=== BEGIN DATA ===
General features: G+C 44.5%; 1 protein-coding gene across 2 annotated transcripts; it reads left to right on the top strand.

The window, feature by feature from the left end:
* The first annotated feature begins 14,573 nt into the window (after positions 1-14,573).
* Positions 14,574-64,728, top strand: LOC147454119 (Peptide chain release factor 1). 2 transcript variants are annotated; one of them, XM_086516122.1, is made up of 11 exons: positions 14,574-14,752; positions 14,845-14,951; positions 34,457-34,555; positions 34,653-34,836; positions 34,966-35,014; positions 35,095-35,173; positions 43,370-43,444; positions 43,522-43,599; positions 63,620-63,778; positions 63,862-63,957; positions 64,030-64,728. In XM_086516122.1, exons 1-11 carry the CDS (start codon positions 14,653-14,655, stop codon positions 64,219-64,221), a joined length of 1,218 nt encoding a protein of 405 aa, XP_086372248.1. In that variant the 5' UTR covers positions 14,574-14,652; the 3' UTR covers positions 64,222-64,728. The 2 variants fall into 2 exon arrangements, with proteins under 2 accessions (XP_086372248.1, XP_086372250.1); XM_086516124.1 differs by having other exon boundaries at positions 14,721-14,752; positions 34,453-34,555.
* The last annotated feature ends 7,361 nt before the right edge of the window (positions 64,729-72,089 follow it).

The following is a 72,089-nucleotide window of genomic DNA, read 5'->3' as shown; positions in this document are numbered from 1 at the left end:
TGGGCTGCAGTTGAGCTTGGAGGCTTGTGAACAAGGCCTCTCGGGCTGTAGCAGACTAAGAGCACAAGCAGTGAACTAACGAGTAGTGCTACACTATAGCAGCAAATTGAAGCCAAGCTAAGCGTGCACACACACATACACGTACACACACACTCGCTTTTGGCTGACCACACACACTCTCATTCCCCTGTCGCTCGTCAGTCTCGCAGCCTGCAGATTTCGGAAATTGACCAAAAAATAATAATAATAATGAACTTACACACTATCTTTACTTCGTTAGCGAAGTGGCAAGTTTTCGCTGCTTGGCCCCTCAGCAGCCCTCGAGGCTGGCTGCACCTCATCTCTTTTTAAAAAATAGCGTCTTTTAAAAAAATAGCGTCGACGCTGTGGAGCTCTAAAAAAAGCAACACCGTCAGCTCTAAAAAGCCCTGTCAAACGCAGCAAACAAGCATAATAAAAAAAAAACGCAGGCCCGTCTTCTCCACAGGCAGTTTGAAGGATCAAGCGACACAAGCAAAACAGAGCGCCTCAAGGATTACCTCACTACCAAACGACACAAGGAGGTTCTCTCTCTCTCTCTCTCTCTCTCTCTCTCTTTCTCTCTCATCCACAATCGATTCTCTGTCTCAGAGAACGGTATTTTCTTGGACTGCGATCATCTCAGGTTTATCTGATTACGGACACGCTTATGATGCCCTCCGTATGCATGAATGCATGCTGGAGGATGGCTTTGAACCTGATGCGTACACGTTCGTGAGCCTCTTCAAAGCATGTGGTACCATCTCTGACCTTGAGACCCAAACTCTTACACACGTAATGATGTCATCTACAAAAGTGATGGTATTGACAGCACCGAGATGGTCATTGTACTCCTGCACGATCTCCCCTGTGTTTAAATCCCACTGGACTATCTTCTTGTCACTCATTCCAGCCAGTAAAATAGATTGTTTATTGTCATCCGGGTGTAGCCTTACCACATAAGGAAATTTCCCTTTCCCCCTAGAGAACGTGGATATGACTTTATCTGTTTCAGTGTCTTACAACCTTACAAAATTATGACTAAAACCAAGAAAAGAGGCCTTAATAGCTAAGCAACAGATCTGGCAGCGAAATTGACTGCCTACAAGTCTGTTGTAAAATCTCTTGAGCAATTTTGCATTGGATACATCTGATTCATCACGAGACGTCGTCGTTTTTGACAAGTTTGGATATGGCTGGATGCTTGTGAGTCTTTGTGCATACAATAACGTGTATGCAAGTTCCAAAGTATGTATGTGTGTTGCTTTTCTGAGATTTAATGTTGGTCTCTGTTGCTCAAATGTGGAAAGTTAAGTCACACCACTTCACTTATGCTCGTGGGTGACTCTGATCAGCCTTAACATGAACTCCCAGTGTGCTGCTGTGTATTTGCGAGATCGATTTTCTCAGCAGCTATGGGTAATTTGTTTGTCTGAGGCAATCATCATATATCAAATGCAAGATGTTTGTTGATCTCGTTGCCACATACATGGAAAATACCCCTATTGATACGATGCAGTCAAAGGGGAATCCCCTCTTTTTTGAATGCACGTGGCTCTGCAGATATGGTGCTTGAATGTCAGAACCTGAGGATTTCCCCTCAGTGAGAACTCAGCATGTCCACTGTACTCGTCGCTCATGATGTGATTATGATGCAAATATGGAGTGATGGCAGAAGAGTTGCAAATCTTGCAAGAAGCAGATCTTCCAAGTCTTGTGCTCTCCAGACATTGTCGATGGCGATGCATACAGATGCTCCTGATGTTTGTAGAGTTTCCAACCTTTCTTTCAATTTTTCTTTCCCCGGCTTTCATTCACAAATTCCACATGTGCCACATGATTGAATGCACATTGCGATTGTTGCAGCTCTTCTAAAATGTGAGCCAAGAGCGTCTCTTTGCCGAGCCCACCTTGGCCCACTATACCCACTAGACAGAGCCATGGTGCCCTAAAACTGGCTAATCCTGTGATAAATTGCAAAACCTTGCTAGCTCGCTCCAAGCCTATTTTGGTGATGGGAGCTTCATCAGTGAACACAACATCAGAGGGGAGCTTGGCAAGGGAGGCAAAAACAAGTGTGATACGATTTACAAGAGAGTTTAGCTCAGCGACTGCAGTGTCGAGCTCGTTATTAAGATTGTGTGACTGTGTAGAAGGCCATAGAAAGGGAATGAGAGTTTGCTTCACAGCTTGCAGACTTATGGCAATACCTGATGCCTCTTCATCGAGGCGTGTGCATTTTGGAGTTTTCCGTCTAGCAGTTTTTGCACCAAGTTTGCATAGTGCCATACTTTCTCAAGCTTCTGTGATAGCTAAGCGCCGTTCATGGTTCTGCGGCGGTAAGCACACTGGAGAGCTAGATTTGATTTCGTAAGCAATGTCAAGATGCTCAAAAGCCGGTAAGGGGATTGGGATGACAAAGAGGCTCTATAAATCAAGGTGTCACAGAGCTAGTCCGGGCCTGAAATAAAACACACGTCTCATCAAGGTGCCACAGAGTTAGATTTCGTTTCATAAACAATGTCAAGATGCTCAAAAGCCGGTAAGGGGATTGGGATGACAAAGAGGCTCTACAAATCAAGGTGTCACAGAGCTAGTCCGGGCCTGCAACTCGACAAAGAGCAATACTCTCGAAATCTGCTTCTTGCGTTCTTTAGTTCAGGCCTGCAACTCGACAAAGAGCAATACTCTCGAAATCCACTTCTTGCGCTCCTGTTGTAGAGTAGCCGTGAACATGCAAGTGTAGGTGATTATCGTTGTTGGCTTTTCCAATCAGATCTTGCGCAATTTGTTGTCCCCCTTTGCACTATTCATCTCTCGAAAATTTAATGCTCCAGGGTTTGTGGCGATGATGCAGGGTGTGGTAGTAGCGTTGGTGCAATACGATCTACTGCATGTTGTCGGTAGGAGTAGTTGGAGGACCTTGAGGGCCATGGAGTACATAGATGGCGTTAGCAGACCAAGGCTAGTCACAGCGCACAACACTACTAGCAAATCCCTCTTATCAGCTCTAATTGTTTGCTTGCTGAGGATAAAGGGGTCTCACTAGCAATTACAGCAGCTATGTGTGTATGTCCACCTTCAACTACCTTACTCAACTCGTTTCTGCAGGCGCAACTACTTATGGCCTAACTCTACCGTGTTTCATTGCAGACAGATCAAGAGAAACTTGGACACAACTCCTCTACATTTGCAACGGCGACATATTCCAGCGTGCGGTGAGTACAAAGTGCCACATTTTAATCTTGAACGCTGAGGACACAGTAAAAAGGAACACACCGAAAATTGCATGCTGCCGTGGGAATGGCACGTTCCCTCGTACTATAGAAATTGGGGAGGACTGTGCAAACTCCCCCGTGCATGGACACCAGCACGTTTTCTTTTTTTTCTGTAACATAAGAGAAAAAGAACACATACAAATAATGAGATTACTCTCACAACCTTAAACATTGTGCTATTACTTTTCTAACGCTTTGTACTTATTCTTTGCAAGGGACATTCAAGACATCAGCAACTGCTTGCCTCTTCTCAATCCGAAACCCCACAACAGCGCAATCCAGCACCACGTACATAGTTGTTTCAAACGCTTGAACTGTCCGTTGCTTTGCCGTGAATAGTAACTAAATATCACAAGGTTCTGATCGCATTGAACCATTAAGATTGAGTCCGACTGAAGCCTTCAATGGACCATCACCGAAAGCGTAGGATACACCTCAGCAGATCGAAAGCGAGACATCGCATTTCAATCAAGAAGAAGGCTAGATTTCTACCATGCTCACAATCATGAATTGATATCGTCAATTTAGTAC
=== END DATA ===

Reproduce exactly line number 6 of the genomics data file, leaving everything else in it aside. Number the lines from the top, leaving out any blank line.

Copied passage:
The following is a 72,089-nucleotide window of genomic DNA, read 5'->3' as shown; positions in this document are numbered from 1 at the left end: